The 17-year-old climate activist tweeted her support for Chief Adam after a video of his encounter with the RCMP was made public. The footage shows the chief being tackled by two officers, getting punched and put in a chokehold in front of his wife.
Thunberg and Adam had previously met in Fort McMurray, where she stopped by after speaking at a large climate rally in Edmonton in October 2019. Adam met Thunberg to speak about the impact of climate change in his region, which has seen firsthand the detrimental effects of global warming with lower water levels and increasingly unpredictable weather patterns. Allan issued a statement in January when a resident on a snowmobile fell through thinning ice.
“This however shows once again the dangers of unchecked development and runaway climate change,” said Allan in a statement to MyMcMurray. “It is January 7 and minus thirty degrees in northern Alberta and yet the ice is still too thin to travel on. And this was just a Ski-Doo, not even a car or truck.”
Thunberg repeatedly asked for media focus to turn to Indigenous climate activists like Autumn Pelletier during her Canadian tour. Indigenous communities in Canada depend on their land for traditional forms of survival like hunting, fishing and farming and are often at the forefront of climate activism.
“We had a great discussion,” he told MyMcMurray after their meeting. “We’re happy that she’s choosing to educate herself about the local Indigenous peoples perspective as part of her tour of Alberta.”
Allan first revealed the brutal details of his experience with RCMP during a press conference on June 6. The arrest happened early morning on March 15 when RCMP stopped Allan for an expired license plate.
At the press conference, he said things began to escalate when he saw police putting his wife in a headlock. The video shows that two police then tackled Allan behind his truck, and held him down aggressively.
Allan said it was only when he started yelling out that he was a chief that the officers stopped.
At the time of the first press conference, Allan’s legal team was still trying to get access to police dash-cam footage of the arrest.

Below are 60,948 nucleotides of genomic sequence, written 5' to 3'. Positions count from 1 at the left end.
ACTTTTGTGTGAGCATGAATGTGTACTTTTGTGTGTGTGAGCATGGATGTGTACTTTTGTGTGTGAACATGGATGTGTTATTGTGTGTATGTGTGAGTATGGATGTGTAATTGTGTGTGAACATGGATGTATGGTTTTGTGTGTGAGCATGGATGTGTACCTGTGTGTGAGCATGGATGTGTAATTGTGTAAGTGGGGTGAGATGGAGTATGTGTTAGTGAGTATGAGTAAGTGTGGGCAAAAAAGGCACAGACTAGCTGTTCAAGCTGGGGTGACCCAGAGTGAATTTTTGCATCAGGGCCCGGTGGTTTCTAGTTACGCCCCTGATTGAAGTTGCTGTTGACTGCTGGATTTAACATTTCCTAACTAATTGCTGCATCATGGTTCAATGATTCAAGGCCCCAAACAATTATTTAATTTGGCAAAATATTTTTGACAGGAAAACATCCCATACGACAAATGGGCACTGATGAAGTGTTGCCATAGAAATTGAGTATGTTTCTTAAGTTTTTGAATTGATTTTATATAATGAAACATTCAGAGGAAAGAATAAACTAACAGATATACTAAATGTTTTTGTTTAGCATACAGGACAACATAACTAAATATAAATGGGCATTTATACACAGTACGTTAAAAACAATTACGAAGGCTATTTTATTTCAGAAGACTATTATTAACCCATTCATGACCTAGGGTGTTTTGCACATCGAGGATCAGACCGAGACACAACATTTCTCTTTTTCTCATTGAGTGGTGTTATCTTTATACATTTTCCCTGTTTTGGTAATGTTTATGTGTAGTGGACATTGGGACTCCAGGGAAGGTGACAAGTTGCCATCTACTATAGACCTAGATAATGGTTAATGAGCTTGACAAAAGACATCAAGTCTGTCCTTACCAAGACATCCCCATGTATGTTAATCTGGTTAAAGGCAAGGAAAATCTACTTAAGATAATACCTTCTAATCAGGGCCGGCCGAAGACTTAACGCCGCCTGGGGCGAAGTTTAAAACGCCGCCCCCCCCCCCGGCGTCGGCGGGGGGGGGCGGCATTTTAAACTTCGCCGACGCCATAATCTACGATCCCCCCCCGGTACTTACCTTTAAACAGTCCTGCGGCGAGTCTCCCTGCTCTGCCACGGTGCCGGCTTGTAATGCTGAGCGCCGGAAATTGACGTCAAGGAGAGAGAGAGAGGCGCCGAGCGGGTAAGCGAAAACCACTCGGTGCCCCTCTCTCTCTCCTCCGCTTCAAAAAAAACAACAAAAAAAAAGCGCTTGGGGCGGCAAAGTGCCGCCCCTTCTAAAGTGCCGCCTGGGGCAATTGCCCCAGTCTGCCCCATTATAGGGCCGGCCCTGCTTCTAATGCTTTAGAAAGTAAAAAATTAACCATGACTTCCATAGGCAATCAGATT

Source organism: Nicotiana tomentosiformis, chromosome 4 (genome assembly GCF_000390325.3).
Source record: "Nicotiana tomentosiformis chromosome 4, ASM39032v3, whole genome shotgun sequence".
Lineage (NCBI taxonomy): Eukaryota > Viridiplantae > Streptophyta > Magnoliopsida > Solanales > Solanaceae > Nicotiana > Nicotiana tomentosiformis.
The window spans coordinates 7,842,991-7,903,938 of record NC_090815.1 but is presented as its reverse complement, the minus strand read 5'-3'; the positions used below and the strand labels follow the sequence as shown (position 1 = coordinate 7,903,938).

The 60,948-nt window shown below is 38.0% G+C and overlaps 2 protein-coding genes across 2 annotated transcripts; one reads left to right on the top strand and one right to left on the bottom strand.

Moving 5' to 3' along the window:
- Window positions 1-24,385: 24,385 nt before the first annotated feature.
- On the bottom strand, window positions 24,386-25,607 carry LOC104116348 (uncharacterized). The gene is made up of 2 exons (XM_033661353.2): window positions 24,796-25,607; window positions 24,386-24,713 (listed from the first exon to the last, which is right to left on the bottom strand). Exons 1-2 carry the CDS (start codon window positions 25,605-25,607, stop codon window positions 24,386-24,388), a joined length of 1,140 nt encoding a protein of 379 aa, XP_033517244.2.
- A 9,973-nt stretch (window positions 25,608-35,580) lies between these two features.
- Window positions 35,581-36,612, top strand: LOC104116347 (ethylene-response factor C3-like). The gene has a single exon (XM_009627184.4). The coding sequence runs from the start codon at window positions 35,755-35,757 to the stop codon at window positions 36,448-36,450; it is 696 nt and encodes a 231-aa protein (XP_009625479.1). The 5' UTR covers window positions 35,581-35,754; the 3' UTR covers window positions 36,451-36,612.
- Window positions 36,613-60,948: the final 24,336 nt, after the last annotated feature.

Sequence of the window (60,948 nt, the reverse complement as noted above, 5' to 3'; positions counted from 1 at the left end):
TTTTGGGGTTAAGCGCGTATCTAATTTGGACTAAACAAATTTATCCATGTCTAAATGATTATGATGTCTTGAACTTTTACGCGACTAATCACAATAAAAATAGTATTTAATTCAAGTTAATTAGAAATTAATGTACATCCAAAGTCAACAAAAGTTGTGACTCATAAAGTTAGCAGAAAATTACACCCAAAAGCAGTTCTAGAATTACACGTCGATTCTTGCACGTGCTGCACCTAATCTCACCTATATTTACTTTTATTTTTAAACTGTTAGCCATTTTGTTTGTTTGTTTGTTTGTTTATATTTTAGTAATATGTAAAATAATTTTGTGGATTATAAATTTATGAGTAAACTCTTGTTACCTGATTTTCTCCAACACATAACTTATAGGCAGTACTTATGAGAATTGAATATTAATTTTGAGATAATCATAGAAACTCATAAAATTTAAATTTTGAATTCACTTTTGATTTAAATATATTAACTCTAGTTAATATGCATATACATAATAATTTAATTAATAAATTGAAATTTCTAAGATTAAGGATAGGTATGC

The chief released photos of his face after the arrest, which showed that his eye was swollen and bruised, while blood caked his face.
The dash-cam footage was released several days later as part of a court application to stay criminal charges against the chief.
Watch: Dash-cam footage shows Chief Allan Adam tackled, punched In RCMP arrest. Story continues below.
Prime Minister Justin Trudeau even addressed the video during a morning briefing.
“Everyone who has seen this video has serious questions about what exactly happened, about how it happened this way and about the use of force that we saw,” said Trudeau. “That’s why we’re calling for an independent, transparent investigation that will get the answers to so many questions people are asking right now.”
The arrest is being investigated by Alberta’s Serious Incident Response Team (ASIRT), an independent branch of the police that investigates officer misconduct. Alberta RCMP’s deputy commissioner Curtis Zablocki had initially commented on the incident, saying that he didn’t believe racism was a systemic issue in Canadian.
Everyone who has seen this video has serious questions about what exactly happened, about how it happened this way and about the use of force that we saw.Prime Minister Justin Trudeau
After facing intense scrutiny for this position, Zablocki said he changed his opinion a few days later after some “research and googling” he said. He also vowed to stamp out systemic racism from the RCMP.
Adam’s case is the latest in a slew of accusations of police brutalizing First Nations communities. Earlier in June, Indigenous mom Chantel Moore was killed by New Brunswick police after they were called to perform a “wellness check.”
New Brunswick police killed another Indigenous person a few weeks after Moore’s death. Rodney Levi from the Metepenagiag Mi’kmaq Nation was shot by RCMP on Friday night as they were responding to a call about a disturbed person.
— With files from The Canadian Press.